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Creating a Podcast

MNC DoverMNC Dover Game Designer/Stay-at-home DadSeattle, WARegistered User regular
Hey everyone! So I bought a Blue Yeti mic for some voice acting work and the wife thought it might not be a bad idea to do a podcast. I got interested and decided to do some research online.

Seems like the most important elements are having a good genre, topics, theme song, cover art, and advertising. While all of that seems legit important, I'm thinking the genre/topic stuff is the most important. And that led be to wonder if I'd be any good at this sort of thing.

Like, would anyone want to listen to what a slightly out-of-touch, 43-year old, gamer dad would have to say? Not even about games, but anything in general. I don't listen to many podcasts, but the market has to be saturated with people talking about gaming or general nerdy centric things, right? I'd need to have my own have my own thing that makes me different from the rest and I'm not sure what that would be. A variety show? Classic gaming or movies? A life/childhood blog sort of thing?

I know a lot of people don't know me, but maybe some generic (or more specific based on your thoughts of me) advice would be helpful. This is all pie in the sky right now though, so I might be overthinking things as folks do at times.

Thanks!

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Hearthstone: mncdover#1994
Nintendo Network ID: MNC.Dover
3DS: 1934-0659-5183
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Posts

  • RadiationRadiation Registered User regular
    If you're doing voice acting work, it might be worthwhile to have a story series rather than one focused on current goings on/gaming news.
    If you wanted to keep it game focused, maybe doing short stories from litrpg inspired stories? Or ask people from the subreddit writingprompts (if its still any good?), or some other co location of authors.

    PSN: jfrofl
    MNC Dover
  • Hahnsoo1Hahnsoo1 Make Ready. We Hunt.Registered User regular
    The market is absolutely flooded with podcasts in general, and gaming podcasts in particular. You'd need a pretty strong "hook" (like special access to certain guests, for example) and dedicated passion/persistence to get a gaming podcast off the ground nowadays. I know that you have friends out there who are designing board games, and you have co-credit on some board games yourself (from the board game thread), so that might be a good place to start. People might not want to hear specifically on what YOU think, but they might want to hear from, say, the designer of a specific board game and their particular process.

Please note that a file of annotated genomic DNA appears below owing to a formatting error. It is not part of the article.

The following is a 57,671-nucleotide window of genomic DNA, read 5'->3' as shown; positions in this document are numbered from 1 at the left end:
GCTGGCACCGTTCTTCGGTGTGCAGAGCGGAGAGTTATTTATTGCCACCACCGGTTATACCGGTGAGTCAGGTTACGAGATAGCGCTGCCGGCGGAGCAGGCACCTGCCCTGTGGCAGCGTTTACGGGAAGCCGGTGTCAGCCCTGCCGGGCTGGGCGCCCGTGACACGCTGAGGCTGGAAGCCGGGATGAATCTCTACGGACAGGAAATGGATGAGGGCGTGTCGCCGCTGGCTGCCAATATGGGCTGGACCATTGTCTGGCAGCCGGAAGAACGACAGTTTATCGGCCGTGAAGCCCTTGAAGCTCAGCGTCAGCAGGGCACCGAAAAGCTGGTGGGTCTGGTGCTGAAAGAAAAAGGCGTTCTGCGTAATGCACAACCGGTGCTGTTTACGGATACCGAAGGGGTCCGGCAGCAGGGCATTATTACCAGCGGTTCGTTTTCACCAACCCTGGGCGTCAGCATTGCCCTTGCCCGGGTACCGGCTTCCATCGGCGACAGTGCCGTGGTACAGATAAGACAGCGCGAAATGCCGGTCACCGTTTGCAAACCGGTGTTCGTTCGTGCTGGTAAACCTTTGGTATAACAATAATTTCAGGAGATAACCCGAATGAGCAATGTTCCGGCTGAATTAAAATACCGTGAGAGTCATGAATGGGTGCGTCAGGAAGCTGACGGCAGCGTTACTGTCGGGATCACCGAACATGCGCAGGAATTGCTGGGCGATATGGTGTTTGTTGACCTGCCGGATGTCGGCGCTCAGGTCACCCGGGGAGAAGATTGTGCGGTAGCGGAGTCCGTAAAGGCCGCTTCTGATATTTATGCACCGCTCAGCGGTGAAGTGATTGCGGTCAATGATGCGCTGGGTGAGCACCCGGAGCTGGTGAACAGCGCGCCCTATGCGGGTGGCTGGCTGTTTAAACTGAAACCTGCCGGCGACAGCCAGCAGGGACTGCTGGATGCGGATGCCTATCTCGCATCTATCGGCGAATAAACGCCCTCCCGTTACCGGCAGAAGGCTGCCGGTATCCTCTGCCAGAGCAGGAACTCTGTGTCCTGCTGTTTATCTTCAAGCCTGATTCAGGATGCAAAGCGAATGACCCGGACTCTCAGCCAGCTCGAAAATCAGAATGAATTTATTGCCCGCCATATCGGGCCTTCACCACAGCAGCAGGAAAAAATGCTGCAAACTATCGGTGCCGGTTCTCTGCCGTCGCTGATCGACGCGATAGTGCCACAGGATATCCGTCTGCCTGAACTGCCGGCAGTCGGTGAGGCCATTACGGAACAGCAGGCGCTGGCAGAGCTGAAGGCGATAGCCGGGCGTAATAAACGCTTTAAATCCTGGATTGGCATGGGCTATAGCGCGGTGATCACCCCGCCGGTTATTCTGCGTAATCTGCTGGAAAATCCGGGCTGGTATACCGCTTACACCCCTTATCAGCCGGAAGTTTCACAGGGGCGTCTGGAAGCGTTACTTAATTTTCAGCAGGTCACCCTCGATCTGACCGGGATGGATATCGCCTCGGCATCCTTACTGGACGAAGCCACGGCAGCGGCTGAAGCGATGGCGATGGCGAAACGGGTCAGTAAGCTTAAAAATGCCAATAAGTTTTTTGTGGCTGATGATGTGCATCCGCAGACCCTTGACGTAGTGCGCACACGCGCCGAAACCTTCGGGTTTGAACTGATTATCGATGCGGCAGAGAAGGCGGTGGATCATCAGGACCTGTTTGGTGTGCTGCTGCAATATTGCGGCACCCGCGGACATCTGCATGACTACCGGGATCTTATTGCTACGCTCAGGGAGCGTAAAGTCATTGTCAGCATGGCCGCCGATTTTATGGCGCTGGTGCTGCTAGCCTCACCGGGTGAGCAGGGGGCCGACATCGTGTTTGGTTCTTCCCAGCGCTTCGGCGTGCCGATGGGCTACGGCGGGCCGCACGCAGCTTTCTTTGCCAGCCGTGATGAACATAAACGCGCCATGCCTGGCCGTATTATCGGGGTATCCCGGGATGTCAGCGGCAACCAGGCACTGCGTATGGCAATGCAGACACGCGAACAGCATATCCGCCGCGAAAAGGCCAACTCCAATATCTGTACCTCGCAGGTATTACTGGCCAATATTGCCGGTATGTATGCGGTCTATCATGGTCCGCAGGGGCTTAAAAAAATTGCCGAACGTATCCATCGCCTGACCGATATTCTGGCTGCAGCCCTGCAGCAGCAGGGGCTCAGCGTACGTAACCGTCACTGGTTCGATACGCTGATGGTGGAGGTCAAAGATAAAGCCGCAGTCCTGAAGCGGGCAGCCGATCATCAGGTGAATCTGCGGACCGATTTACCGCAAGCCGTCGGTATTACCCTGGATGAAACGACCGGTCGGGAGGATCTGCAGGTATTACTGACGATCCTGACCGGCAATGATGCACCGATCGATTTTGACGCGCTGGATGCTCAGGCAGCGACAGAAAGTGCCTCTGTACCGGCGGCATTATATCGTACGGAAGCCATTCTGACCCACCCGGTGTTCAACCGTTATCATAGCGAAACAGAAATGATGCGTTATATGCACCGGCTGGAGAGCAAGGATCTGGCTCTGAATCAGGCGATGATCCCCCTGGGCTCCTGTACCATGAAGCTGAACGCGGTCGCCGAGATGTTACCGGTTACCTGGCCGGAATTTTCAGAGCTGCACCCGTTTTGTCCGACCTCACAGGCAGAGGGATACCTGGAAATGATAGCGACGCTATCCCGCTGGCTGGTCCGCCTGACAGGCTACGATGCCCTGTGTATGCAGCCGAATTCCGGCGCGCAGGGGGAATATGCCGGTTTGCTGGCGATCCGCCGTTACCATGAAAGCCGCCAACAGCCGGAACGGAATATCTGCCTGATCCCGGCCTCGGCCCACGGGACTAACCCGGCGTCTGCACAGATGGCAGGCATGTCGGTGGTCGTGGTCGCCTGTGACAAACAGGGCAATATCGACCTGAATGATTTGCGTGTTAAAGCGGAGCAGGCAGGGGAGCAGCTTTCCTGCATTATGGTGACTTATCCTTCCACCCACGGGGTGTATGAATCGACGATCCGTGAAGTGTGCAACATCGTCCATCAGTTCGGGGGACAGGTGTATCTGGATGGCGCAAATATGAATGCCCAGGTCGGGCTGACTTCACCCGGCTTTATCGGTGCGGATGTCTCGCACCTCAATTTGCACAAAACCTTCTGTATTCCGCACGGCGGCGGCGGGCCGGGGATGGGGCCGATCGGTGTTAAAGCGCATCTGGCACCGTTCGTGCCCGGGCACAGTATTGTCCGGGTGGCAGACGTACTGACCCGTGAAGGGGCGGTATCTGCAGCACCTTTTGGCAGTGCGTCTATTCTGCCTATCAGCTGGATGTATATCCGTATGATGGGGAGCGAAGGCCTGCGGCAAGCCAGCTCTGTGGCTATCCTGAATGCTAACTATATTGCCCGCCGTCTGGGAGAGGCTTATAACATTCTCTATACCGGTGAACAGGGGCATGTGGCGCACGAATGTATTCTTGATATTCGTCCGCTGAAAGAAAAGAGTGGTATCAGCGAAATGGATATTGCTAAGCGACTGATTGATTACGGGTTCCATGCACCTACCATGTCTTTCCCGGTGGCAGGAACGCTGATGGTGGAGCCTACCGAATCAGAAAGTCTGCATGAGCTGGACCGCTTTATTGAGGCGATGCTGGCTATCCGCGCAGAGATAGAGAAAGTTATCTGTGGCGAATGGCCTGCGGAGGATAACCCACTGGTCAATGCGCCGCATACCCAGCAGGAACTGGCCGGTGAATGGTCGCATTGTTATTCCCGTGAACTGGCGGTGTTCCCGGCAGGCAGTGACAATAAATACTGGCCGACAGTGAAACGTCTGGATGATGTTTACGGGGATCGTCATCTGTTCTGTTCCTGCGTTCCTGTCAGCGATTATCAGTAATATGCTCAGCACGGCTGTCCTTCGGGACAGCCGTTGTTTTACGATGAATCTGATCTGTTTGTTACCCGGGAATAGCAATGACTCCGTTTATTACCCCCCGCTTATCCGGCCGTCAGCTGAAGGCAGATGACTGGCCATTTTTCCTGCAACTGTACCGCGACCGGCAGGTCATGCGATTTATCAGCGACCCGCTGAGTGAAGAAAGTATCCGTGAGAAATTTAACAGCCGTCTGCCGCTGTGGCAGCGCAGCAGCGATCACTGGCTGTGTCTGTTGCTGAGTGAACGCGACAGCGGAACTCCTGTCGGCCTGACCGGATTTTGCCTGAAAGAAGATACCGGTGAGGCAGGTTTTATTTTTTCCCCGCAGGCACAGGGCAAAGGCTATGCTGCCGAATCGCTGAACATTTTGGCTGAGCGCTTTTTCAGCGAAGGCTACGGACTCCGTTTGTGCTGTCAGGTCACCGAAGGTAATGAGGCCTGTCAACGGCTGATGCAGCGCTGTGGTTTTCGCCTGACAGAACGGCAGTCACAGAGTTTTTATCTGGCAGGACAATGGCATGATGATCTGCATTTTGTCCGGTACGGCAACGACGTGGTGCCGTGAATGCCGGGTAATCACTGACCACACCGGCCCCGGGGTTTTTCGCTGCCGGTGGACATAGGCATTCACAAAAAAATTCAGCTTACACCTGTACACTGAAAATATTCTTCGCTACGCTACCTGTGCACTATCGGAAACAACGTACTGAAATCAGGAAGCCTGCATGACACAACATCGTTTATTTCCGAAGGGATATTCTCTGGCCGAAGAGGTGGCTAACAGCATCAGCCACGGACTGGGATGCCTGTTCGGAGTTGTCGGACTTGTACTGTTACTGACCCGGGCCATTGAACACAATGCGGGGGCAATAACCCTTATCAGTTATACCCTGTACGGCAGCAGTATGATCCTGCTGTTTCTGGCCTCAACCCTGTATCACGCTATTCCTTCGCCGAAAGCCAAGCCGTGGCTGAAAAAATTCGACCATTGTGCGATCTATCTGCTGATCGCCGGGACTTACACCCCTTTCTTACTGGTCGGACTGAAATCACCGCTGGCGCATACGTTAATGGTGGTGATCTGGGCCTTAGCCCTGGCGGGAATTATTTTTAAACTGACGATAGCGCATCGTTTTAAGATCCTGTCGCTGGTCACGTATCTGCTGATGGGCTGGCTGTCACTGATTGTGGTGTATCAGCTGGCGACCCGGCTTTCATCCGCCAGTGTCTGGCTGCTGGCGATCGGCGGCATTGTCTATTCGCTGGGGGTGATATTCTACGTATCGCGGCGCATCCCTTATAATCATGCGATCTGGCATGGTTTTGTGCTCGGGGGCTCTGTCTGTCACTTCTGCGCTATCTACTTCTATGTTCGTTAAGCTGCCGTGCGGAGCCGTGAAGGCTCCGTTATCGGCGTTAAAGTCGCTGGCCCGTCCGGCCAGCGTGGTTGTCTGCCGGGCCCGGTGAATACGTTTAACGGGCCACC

Di87pOF.jpg
    PSN: Hahnsoo | MHGU: Hahnsoo, Switch FC: SW-0085-2679-5212
    MNC Dover
  • MugsleyMugsley Registered User regular
    I've been listening to podcasts for a decade. While most of them are now monetized, at least half of them I've listened to since they were not monetized.

    The best recommendation I can give you is to just sit down and do it, and talk about what you want to talk about. There are multiple strategies for increasing your reach, but the first step is putting content out there for people to consume (and then recommend to their friends).

    I used to cohost a very niche podcast, and we had a lot of fun with it. It was not monetized, and we did everything via Skype recordings (it's been....8 years[shit] since we recorded last, and a lot has changed, technologically). We only used Twitter to advertse when we published episodes, and that seemed to work well. We had minimal production (i.e. theme song, segment transitions, cover art) and just focused on content. We did not have a companion website.

    Don't go overboard with production, at first, so that you can get content out there; then focus on "building out" your production and presence as you get your feet under you and you gain confidence in speaking into a microphone.


    I'm interested in a large number of subjects, so I'm interested in what you have to say, depending on the subject. Good luck!

    MNC DoverJazz
  • ShadowfireShadowfire Vermont, in the middle of nowhereRegistered User regular
    edited August 27
    I do a podcast occasionally (shout out to @Professor Snugglesworth for running it and putting up with my rare attendance) and, honestly, I don't care if nobody downloads it ever. As an also 40 year old gamer dad it feels good to have that outlet, to create something, even if it's not consumed.